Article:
There are different levels and types of sedation for each patient. Talking with your dentist about your child’s medical history as well as their current mental and physical health will help determine the safest and most appropriate method for your situation. The following are sedation options:
- Nitrous oxide or “laughing gas” is a great option to help take away the anxiety that children with Down syndrome may feel. The nitrous oxide gas keeps the patient awake and conscious during the procedure. Some possible side effects of laughing gas can be headaches, nausea, vomiting, and sleepiness.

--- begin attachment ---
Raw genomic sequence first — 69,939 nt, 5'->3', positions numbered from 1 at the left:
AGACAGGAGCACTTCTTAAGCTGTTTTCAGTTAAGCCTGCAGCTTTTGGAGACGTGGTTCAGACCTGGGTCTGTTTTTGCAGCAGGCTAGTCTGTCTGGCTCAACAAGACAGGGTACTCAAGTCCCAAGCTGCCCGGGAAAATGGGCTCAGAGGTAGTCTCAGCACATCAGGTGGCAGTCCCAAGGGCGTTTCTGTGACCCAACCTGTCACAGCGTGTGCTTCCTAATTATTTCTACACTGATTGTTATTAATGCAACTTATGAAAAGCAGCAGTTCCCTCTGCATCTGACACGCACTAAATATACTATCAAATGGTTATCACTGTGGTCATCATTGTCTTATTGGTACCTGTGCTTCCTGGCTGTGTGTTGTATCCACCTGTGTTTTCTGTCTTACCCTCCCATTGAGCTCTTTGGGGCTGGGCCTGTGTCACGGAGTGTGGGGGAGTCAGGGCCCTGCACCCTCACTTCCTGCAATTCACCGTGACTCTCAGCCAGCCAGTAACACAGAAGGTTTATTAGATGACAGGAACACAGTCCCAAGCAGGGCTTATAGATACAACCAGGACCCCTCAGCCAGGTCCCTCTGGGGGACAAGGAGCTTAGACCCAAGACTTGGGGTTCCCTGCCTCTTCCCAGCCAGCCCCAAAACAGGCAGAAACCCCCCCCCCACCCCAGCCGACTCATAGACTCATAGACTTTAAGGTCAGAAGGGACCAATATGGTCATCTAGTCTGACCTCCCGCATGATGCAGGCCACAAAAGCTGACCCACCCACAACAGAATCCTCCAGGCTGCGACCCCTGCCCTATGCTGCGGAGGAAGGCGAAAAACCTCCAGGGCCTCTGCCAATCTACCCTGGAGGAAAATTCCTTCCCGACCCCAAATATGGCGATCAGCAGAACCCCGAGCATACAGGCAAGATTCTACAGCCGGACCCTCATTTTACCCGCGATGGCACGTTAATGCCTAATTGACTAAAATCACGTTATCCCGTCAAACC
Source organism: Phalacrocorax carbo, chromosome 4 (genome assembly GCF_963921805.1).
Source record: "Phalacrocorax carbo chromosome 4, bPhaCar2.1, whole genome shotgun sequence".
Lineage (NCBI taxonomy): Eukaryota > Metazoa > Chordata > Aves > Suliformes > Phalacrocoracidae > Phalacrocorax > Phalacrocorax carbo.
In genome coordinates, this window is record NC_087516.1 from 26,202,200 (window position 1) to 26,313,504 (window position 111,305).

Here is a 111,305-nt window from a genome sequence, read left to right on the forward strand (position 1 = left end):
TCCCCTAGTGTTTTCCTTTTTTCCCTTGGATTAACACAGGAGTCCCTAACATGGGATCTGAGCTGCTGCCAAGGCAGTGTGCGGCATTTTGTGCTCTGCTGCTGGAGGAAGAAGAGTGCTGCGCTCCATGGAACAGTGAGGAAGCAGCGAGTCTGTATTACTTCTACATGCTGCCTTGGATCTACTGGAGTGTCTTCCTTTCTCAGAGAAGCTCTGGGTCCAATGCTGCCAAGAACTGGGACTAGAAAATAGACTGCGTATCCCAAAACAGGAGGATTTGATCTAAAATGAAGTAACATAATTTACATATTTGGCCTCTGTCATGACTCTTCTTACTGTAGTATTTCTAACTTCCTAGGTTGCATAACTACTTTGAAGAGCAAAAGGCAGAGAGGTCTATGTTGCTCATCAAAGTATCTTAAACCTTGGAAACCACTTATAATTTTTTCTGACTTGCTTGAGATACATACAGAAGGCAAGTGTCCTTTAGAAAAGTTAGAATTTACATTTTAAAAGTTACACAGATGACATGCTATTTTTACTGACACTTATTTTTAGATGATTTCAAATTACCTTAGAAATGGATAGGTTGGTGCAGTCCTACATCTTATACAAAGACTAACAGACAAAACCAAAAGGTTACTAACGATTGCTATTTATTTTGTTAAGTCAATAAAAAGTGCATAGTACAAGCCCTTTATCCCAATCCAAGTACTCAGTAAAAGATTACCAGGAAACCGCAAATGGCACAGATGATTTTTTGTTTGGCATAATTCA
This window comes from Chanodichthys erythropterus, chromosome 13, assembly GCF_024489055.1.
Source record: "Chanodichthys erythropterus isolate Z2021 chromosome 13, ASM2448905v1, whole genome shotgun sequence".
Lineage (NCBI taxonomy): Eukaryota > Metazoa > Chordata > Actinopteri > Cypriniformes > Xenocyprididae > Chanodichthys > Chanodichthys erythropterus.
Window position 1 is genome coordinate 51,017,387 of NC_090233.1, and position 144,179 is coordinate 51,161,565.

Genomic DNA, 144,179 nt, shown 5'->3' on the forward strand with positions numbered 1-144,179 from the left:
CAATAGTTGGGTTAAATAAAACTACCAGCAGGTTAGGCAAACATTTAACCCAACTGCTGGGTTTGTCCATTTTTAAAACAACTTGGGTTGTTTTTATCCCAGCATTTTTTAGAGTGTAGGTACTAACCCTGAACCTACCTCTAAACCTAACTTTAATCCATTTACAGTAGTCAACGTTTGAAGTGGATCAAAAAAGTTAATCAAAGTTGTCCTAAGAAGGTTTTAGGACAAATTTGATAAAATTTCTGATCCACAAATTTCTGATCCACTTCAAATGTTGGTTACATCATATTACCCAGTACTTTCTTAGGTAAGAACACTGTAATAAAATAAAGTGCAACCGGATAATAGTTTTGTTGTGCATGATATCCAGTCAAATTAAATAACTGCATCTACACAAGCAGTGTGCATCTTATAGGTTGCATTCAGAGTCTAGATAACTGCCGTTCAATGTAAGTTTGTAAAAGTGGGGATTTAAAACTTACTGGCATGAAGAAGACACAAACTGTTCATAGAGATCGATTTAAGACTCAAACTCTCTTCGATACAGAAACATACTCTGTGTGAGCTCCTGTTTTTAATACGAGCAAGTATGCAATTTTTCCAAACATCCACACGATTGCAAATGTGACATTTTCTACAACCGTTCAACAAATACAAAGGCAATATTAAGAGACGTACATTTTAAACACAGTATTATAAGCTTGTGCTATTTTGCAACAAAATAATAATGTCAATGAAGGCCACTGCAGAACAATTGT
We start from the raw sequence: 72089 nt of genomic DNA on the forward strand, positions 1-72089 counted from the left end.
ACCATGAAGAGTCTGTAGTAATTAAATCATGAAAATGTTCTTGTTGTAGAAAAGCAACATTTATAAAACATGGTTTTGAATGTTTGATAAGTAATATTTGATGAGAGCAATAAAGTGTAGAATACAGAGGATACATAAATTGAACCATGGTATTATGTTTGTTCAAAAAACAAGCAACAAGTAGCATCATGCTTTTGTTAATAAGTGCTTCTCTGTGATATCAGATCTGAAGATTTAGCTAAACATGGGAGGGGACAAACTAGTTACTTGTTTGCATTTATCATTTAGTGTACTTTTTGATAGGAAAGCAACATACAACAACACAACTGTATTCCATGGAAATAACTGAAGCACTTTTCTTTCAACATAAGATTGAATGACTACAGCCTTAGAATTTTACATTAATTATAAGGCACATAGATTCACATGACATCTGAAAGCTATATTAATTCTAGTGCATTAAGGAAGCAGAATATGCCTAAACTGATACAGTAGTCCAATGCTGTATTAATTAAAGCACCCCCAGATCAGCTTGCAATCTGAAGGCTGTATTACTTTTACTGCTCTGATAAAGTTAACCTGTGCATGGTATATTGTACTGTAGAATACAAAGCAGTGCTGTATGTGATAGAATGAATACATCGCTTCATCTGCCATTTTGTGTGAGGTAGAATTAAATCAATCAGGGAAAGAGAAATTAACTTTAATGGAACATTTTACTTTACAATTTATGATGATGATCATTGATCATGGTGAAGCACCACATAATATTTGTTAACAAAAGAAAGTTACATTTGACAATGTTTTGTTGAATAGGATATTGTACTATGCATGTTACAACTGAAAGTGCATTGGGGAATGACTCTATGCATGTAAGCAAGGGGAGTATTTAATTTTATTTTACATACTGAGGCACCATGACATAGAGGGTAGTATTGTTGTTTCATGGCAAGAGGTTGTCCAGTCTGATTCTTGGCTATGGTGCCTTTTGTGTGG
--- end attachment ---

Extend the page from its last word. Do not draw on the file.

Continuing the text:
- Oral sedation is where your child with Down syndrome takes medication before they come to the dental office. This medication can help your child feel relaxed and calm during the procedure. Depending on the medication and dose, your child may fall asleep during the procedure. Oral sedation requires taking a pill 30 to 60 minutes prior to the dental appointment, depending on the type and dose of the medication.
- IV sedation is where sedative drugs are administered intravenously at the dental office. The dentist is able to control the amount of sedation depending on the status of the patient and the type of procedure. The patient may not be completely asleep during the procedure but in a sleepy and relaxed state. The patient may not remember the procedure.